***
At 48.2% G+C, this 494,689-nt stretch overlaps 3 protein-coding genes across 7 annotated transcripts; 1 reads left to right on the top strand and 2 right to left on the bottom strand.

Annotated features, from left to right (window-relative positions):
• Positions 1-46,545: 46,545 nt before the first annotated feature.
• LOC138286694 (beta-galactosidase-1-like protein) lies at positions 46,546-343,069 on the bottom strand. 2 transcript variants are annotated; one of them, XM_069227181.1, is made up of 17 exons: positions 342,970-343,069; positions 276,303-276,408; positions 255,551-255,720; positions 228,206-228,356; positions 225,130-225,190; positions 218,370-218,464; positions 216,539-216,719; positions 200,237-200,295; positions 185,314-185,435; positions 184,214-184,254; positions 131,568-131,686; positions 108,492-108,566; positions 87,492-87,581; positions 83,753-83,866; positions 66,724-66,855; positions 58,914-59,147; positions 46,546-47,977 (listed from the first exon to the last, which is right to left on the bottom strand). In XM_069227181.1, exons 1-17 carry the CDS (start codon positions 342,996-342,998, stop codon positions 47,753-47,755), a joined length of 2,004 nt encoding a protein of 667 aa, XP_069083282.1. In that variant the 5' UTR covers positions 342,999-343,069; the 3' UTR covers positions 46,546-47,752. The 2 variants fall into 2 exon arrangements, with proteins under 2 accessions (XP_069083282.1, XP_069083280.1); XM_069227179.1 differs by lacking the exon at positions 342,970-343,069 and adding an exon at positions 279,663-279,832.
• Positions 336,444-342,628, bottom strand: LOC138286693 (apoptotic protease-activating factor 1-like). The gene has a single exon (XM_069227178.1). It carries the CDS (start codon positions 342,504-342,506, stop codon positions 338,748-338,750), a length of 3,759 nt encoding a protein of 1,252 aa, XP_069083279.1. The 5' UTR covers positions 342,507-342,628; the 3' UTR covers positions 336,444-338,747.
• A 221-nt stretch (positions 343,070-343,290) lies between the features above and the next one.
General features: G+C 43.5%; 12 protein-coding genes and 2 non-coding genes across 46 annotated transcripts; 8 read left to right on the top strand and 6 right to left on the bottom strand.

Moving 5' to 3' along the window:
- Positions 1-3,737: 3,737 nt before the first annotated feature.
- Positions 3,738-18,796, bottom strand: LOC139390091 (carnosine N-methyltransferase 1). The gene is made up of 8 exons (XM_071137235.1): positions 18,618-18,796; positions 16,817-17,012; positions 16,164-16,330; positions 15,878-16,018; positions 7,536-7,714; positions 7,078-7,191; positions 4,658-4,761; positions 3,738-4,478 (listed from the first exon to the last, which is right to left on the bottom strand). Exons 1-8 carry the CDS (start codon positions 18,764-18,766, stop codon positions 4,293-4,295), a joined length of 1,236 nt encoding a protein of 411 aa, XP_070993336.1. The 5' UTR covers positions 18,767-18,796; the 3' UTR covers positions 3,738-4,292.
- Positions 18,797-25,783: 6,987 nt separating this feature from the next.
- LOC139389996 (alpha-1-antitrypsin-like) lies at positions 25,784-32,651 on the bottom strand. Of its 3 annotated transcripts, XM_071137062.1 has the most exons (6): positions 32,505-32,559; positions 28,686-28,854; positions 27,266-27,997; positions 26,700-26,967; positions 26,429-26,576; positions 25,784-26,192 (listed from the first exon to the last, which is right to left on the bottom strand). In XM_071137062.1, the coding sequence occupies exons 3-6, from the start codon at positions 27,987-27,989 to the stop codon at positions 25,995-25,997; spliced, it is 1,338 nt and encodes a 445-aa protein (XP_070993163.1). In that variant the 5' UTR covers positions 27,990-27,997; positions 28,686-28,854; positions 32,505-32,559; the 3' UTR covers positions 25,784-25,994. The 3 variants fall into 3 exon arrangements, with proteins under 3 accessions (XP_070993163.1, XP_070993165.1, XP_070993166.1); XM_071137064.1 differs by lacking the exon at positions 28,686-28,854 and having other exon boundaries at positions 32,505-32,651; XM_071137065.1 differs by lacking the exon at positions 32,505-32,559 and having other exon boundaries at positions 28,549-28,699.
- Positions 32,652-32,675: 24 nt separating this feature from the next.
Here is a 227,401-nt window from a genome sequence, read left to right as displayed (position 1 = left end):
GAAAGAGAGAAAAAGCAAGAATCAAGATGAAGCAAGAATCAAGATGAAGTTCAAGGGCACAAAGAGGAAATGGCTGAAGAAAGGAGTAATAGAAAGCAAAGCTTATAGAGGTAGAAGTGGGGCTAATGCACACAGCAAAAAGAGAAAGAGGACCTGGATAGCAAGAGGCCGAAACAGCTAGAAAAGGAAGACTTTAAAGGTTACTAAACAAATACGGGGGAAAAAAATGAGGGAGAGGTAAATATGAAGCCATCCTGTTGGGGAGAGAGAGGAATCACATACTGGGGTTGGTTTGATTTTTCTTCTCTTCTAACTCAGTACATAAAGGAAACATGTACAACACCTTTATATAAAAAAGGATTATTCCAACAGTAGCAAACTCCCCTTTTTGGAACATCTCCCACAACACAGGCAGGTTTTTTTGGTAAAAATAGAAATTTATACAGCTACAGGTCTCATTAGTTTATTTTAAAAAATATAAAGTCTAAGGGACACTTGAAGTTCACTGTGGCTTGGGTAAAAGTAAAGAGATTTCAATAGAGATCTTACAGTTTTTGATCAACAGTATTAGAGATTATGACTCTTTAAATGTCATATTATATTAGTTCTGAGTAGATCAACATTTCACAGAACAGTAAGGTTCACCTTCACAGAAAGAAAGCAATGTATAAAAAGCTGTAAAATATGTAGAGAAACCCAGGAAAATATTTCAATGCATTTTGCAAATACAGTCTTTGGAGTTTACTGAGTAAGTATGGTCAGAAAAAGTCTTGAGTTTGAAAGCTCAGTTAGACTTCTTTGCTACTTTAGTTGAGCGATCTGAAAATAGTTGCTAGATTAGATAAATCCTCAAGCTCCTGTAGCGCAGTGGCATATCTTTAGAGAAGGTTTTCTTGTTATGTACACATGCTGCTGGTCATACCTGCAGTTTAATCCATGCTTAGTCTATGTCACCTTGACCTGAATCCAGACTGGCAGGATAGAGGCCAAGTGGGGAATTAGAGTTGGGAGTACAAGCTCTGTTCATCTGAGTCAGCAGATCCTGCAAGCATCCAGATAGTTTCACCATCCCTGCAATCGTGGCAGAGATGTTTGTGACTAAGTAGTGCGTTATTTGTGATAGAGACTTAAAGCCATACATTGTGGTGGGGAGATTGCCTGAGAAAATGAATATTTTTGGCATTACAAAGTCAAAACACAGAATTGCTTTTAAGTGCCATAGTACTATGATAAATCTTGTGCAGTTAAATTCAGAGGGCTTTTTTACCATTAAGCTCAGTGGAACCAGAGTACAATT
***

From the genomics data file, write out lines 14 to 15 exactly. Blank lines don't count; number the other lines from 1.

Here is a 227,401-nt window from a genome sequence, read left to right as displayed (position 1 = left end):
GAAAGAGAGAAAAAGCAAGAATCAAGATGAAGCAAGAATCAAGATGAAGTTCAAGGGCACAAAGAGGAAATGGCTGAAGAAAGGAGTAATAGAAAGCAAAGCTTATAGAGGTAGAAGTGGGGCTAATGCACACAGCAAAAAGAGAAAGAGGACCTGGATAGCAAGAGGCCGAAACAGCTAGAAAAGGAAGACTTTAAAGGTTACTAAACAAATACGGGGGAAAAAAATGAGGGAGAGGTAAATATGAAGCCATCCTGTTGGGGAGAGAGAGGAATCACATACTGGGGTTGGTTTGATTTTTCTTCTCTTCTAACTCAGTACATAAAGGAAACATGTACAACACCTTTATATAAAAAAGGATTATTCCAACAGTAGCAAACTCCCCTTTTTGGAACATCTCCCACAACACAGGCAGGTTTTTTTGGTAAAAATAGAAATTTATACAGCTACAGGTCTCATTAGTTTATTTTAAAAAATATAAAGTCTAAGGGACACTTGAAGTTCACTGTGGCTTGGGTAAAAGTAAAGAGATTTCAATAGAGATCTTACAGTTTTTGATCAACAGTATTAGAGATTATGACTCTTTAAATGTCATATTATATTAGTTCTGAGTAGATCAACATTTCACAGAACAGTAAGGTTCACCTTCACAGAAAGAAAGCAATGTATAAAAAGCTGTAAAATATGTAGAGAAACCCAGGAAAATATTTCAATGCATTTTGCAAATACAGTCTTTGGAGTTTACTGAGTAAGTATGGTCAGAAAAAGTCTTGAGTTTGAAAGCTCAGTTAGACTTCTTTGCTACTTTAGTTGAGCGATCTGAAAATAGTTGCTAGATTAGATAAATCCTCAAGCTCCTGTAGCGCAGTGGCATATCTTTAGAGAAGGTTTTCTTGTTATGTACACATGCTGCTGGTCATACCTGCAGTTTAATCCATGCTTAGTCTATGTCACCTTGACCTGAATCCAGACTGGCAGGATAGAGGCCAAGTGGGGAATTAGAGTTGGGAGTACAAGCTCTGTTCATCTGAGTCAGCAGATCCTGCAAGCATCCAGATAGTTTCACCATCCCTGCAATCGTGGCAGAGATGTTTGTGACTAAGTAGTGCGTTATTTGTGATAGAGACTTAAAGCCATACATTGTGGTGGGGAGATTGCCTGAGAAAATGAATATTTTTGGCATTACAAAGTCAAAACACAGAATTGCTTTTAAGTGCCATAGTACTATGATAAATCTTGTGCAGTTAAATTCAGAGGGCTTTTTTACCATTAAGCTCAGTGGAACCAGAGTACAATT